Each page of my handy “Conference Session Notes” had a standard format to optimize note-taking and capture the learning we came for. The top of each page included the title of the session, date, and time. That helped me navigate efficiently from one session to the next.
The one-page outline for each session was laid out with space for purposeful note- taking. Purposeful in that it supported the objectives we had decided in advance as a team. Why are we attending? What do we hope to come away with? My listening, and writing, quickly aligned with the standard questions for each session:
- Audience Composition
- What was the most surprising or interesting idea you heard?
- What problem does the “interesting idea” solve? How does the solution save/make money, improve patient care, and/or reduce risks?
What are the ramifications of the “interesting idea?” How could it affect day-to-day reality?
What are the cons of the “interesting idea?” Or, why wouldn’t someone choose to implement it?
How would someone go about implementing the “interesting idea?” Would they need help?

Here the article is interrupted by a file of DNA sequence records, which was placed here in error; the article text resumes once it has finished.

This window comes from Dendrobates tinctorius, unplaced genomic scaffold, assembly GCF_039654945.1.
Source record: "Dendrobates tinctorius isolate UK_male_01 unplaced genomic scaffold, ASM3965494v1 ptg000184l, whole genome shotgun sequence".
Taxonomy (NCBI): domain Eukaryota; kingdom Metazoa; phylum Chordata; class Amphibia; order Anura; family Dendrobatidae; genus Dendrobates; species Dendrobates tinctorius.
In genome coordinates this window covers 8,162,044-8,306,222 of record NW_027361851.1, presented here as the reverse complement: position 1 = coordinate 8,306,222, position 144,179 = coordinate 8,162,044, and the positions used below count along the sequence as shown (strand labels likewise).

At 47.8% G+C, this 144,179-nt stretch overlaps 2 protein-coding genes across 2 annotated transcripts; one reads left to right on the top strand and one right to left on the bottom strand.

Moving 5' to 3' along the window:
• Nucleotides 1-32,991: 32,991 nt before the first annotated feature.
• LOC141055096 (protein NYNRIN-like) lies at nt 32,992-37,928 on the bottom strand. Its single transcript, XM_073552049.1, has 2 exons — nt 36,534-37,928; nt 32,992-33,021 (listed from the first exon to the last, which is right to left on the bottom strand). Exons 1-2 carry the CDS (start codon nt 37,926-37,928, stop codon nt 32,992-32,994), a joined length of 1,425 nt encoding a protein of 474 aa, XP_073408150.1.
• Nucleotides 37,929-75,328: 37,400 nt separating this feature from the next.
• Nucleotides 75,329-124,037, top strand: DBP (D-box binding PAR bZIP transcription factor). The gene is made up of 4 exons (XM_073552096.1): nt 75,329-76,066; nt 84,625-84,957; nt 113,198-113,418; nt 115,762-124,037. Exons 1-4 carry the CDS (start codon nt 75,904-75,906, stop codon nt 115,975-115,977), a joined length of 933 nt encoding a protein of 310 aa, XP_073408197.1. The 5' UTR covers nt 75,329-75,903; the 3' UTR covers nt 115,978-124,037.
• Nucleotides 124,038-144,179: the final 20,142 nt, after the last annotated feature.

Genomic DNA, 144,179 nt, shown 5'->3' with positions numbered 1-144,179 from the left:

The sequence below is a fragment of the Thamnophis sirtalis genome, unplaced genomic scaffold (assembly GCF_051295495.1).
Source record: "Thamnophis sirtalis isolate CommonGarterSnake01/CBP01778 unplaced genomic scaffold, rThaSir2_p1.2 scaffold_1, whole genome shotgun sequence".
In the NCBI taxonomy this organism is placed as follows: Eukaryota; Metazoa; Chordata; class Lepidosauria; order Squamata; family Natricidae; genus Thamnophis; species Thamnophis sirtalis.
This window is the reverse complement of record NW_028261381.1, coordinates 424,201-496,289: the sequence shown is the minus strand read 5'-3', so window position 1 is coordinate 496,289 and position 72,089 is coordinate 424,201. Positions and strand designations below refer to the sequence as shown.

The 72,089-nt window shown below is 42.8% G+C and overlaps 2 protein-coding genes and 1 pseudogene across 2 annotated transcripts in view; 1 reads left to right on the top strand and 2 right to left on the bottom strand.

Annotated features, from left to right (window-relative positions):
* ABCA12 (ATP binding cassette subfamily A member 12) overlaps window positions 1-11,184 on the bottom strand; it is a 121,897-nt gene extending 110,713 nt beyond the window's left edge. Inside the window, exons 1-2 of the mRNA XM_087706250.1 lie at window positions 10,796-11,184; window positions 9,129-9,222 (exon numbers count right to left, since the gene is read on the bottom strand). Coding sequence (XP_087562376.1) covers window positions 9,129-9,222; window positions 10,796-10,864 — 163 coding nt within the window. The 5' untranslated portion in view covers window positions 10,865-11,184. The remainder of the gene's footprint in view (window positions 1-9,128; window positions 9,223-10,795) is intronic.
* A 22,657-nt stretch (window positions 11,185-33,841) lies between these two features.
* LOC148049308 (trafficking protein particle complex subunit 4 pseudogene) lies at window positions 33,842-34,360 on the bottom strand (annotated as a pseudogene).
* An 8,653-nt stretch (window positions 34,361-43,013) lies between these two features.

I was inspired by my conversation with the other attendee: With whom did you meet that you plan to contact after the conference? What did you discuss? What is their email address?
A second page for each session was blank. I used it to summarize conversations I had with other attendees before, after and between sessions. A page left blank at mid-point in my day would be a startling reminder that I wasn’t networking. And, that I was missing opportunities for meaningful conversation and learning. It prompted me to be intentional and to “round with a purpose” through the conference. Once home from the conference, we share our notes to stimulate and develop next steps in an action plan to apply what we learned.
Throughout my hospital career I attended many conferences as a staff nurse and in my leadership roles. I don’t recall anyone sitting with me in advance to discuss goals or strategies for getting the most value from the conference. That would have been incredibly inspiring and encouraging, especially as a staff nurse.